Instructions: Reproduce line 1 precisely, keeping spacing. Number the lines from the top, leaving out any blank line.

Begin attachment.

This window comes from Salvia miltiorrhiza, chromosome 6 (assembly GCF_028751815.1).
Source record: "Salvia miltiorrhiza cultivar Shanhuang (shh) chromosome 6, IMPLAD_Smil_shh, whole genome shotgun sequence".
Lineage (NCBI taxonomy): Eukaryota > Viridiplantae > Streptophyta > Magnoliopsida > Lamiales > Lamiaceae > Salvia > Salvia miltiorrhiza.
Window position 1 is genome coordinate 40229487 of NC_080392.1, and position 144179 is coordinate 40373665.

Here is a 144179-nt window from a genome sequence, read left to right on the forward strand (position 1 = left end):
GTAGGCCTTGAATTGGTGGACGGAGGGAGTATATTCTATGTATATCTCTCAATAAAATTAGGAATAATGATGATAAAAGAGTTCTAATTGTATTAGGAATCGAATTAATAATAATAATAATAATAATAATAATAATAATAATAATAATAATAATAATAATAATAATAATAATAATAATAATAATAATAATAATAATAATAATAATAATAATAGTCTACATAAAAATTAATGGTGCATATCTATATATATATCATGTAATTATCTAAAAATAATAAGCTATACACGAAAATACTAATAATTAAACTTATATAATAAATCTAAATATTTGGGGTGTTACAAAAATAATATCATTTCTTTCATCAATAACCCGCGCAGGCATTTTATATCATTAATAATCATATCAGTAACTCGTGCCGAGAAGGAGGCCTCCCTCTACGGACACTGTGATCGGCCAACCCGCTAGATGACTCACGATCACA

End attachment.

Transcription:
This window comes from Salvia miltiorrhiza, chromosome 6 (assembly GCF_028751815.1).